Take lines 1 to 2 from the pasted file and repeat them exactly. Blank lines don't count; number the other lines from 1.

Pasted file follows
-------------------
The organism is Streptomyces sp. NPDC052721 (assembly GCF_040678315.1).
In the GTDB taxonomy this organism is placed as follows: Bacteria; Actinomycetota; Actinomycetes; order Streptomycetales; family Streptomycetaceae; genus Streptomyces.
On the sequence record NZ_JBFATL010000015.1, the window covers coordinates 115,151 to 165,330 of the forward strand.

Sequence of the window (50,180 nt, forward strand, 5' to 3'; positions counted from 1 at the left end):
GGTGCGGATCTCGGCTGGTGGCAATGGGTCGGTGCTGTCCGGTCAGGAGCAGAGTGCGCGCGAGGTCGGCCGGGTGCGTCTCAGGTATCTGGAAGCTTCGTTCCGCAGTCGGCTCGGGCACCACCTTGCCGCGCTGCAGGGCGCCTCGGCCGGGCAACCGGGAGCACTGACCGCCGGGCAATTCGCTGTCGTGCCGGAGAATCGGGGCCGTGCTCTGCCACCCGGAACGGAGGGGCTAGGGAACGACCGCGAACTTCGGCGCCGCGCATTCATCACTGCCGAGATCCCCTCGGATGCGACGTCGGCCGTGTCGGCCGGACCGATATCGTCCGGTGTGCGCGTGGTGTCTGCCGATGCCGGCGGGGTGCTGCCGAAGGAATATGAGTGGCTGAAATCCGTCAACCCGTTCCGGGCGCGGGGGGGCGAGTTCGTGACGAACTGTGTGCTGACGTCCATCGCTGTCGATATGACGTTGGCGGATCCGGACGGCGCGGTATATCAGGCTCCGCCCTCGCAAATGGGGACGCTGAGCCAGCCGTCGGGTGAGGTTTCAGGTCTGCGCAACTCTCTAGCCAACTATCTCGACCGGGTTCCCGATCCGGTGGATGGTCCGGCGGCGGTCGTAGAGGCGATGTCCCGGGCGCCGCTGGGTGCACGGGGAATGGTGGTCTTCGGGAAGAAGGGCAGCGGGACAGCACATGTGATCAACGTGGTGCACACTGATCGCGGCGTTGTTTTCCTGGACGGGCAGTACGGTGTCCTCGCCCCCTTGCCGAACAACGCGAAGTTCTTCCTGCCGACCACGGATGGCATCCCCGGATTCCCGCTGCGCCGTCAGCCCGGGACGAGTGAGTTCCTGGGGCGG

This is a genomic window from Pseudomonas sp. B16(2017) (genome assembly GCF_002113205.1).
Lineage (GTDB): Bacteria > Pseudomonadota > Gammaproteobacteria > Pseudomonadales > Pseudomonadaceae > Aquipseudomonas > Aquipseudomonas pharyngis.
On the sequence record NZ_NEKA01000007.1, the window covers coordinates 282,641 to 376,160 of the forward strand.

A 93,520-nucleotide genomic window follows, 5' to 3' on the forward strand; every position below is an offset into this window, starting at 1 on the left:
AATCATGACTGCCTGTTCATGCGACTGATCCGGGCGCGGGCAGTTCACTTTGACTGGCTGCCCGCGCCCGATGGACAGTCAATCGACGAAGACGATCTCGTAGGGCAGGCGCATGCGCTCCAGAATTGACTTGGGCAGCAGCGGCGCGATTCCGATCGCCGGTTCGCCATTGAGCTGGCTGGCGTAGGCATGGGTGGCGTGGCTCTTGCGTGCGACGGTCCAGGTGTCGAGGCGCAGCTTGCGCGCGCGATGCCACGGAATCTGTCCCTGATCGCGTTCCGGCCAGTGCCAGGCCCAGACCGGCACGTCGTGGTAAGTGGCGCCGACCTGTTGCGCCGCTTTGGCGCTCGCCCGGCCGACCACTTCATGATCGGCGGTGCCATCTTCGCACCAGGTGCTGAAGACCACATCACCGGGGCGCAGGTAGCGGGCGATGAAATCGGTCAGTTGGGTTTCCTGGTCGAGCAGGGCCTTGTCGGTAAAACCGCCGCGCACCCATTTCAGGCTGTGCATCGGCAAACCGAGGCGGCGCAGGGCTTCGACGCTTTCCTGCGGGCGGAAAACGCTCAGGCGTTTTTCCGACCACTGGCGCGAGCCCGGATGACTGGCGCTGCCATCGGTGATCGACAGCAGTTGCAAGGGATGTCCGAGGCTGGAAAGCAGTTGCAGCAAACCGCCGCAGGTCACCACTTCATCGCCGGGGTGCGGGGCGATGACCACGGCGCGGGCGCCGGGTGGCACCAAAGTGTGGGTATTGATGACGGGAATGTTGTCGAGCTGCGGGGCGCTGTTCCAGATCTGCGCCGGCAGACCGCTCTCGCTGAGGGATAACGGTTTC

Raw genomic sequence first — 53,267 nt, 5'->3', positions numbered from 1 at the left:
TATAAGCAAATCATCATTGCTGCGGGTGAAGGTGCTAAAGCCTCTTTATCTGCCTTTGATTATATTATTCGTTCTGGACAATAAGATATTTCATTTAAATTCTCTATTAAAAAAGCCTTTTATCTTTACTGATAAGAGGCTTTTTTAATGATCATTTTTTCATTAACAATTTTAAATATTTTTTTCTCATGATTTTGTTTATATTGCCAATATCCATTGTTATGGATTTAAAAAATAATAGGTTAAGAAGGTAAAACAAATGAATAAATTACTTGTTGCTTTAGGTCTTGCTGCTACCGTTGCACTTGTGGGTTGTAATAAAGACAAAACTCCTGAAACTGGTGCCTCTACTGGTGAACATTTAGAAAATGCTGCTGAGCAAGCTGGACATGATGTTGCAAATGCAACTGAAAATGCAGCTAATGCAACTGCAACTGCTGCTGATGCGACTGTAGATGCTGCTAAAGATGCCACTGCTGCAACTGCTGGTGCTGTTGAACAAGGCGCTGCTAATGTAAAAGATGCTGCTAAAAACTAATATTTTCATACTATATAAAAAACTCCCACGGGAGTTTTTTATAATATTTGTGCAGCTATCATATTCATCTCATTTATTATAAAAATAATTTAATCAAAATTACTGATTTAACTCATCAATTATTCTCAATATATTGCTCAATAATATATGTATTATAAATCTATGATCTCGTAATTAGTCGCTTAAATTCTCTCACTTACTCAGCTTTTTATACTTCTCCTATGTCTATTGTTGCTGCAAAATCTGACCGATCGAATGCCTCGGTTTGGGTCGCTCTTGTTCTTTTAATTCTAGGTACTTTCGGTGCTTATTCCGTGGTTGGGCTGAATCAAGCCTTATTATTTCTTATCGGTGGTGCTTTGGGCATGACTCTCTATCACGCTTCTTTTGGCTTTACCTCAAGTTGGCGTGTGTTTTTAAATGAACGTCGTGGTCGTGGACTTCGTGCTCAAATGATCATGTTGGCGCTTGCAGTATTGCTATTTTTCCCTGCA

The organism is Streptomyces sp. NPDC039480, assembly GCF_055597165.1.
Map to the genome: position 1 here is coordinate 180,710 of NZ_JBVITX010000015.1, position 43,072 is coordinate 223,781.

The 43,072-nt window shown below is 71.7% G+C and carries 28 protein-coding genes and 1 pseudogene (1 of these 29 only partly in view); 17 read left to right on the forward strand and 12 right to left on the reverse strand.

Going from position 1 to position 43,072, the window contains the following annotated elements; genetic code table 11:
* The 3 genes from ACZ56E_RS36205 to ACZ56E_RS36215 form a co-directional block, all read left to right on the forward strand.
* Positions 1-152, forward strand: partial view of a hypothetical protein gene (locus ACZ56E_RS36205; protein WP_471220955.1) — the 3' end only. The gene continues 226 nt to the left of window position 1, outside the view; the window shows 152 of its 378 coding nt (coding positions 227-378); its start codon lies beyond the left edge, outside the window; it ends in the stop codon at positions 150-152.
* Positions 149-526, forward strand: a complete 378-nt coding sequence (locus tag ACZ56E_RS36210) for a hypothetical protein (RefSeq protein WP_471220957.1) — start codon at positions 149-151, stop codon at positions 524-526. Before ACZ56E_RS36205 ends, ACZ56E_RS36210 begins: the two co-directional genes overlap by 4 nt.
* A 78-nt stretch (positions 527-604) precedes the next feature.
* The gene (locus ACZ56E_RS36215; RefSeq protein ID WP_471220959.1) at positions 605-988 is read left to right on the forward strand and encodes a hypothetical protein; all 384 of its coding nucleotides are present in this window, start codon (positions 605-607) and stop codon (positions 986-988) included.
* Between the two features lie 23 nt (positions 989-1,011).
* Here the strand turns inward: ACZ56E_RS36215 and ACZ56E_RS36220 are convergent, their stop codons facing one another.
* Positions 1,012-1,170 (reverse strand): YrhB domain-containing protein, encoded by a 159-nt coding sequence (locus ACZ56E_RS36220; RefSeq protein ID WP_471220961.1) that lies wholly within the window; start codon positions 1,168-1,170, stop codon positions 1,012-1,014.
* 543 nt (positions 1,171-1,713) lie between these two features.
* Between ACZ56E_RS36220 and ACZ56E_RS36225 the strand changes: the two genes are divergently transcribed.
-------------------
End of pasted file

The organism is Streptomyces sp. NPDC052721 (assembly GCF_040678315.1).
In the GTDB taxonomy this organism is placed as follows: Bacteria; Actinomycetota; Actinomycetes; order Streptomycetales; family Streptomycetaceae; genus Streptomyces.